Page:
Computational atomic-scale modelling of materials for fusion reactors

Computational atomic-scale modelling of materials for fusion reactors
Schematics of a plasma in a tokamak (left), polycrystalline tungsten metal structure simulated with molecular dynamics (right) and MareNostrum-4 supercomputer (background).

Project reference: 2102

Mitigating climate change is one of the most important humankind challenges at the time. Since the 19th century, fossil fuels’ global use has increased and dominated world energy consumption and supply. The rapid rise of global energy consumption and the cumulative global CO2 emissions from burning fossil fuels play a critical role in climate change. Nuclear fusion is one of the most promising alternatives for generating large-scale sustainable and carbon-free energy. Fusion is the process that takes place in the sun and generates enormous quantities of heat and light.

Since the 1950s, researchers have tried to replicate nuclear fusion on Earth, a historically coined process as “building the sun in a box”. However, as one can imagine, the conditions in a fusion reactor are quite harsh. Hydrogen gas in the reactor is heated at a very high temperature (over 108 °C) until it forms a plasma; controlled by powerful magnets, the atoms fuse and release energy. Unfortunately, due to the extreme complexity and conditions required to achieve a controlled fusion reaction, no design has achieved positive net energy gain.

The development of new materials is key to meeting and overcoming nearly all the world’s challenges. The study of suitable materials with the desirable chemical and physical properties to be used on the reactor walls is one of the challenges that still need to be overcome. In examples like this one, where experimental data are not available or difficult to obtain, computer simulations are critically important. Furthermore, the continual development of increasingly powerful computers makes discoveries in materials science more achievable than ever before. In the present project, we will use classical molecular dynamics simulations to study the fundamental properties of metals at the atomic scale. We will study materials that can be potentially used as protective layers in fusion reactors. The outcomes from this study will be key for the further development of more resistant materials to be used in fusion technologies.

Schematics of a plasma in a tokamak (left), polycrystalline tungsten metal structure simulated with molecular dynamics (right) and MareNostrum-4 supercomputer (background).

Project Mentor: Julio Gutiérrez Moreno

Project Co-mentor: Mervi Johanna Mantsinen

Site Co-ordinator: Maria-Ribera Sancho and Carolina Olmopenate

Participants: Eoin Kearney, Paolo Settembri

Learning Outcomes:
Training and experience in a nuclear fusion research project involving numerical modeling. The student will learn how to simulate materials at the atomic scale and realistic conditions using one of Europe’s largest HPC platforms.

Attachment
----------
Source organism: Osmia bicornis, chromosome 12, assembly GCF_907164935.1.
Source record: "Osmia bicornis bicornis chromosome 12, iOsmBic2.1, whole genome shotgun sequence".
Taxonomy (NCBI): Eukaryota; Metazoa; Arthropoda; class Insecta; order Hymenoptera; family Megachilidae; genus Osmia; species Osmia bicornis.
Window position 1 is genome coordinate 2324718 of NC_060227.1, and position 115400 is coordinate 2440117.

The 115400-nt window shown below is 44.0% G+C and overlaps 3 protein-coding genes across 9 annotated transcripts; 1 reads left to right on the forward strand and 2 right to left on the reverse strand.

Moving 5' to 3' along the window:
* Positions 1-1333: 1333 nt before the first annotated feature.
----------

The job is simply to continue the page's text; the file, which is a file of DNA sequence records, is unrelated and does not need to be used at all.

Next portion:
Student Prerequisites (compulsory):
Background in Materials, Physics or Chemistry.

Student Prerequisites (desirable):
Experience on scientific programming.
Familiarity with Linux

Training Materials:

The candidate will be part of the BSC Fusion group where she/he will work in close contact with the group members and the supervisor. Regular monitoring (daily / weekly) of the work is planned according to the student’s progress and the tasks available.

Work packages (weekly schedule):

  1. Introduction to materials for fusion (W1)
  2. Training and introduction to molecular dynamics simulations and visualization tools (W2)
  3. Introductory problems with LAMMPS code (W3)
  4. Simulation of fusion materials with LAMMPS, post-processing, and results analyses (W4-W7)
  5. Report writing (W8)

Final Product Description:
The outcomes from the proposed project are key to improve our understanding of the fundamental properties of metals in fusion reactors and will show the possibility of simulating realistic large-scale metallic systems based on molecular dynamics.

Adapting the Project: Increasing the Difficulty:
The range of materials and structures is quite broad, so that the project can be easily adapted depending on the student’s interests and capabilities. The project will evolve from relatively easy tasks which are already of high interest and that can be completed within a few weeks, e.g. formation of single and multiple vacancies in a single crystal bulk metal, towards surface models or polycrystalline structures, which require larger atomic structures with more complex geometries.

Adapting the Project: Decreasing the Difficulty:
In the unlikely scenario that the analyses of dynamic models (time and temperature dependent) get too complicated for the student or require too much time to converge, we can limit the study to static models, from which we can extract already some valuable information like the equilibrium structure or the mechanical properties of the system. Working with static (frozen) models, we can make use of more complex and accurate interatomic potentials, and define real-scale structural models with a limited computing cost. Still, the study on the evolution of mechanical properties upon vacancy formation is an interesting topic and many structures can be analysed within the period allocated to this internship.

The molecular dynamics simulations will be run on LAMMPS, which is an open source code. The student will make use of BSC’s in-house resources like MareNostrum supercomputer.

*Online only in any case

BSC – Barcelona Supercomputing Center

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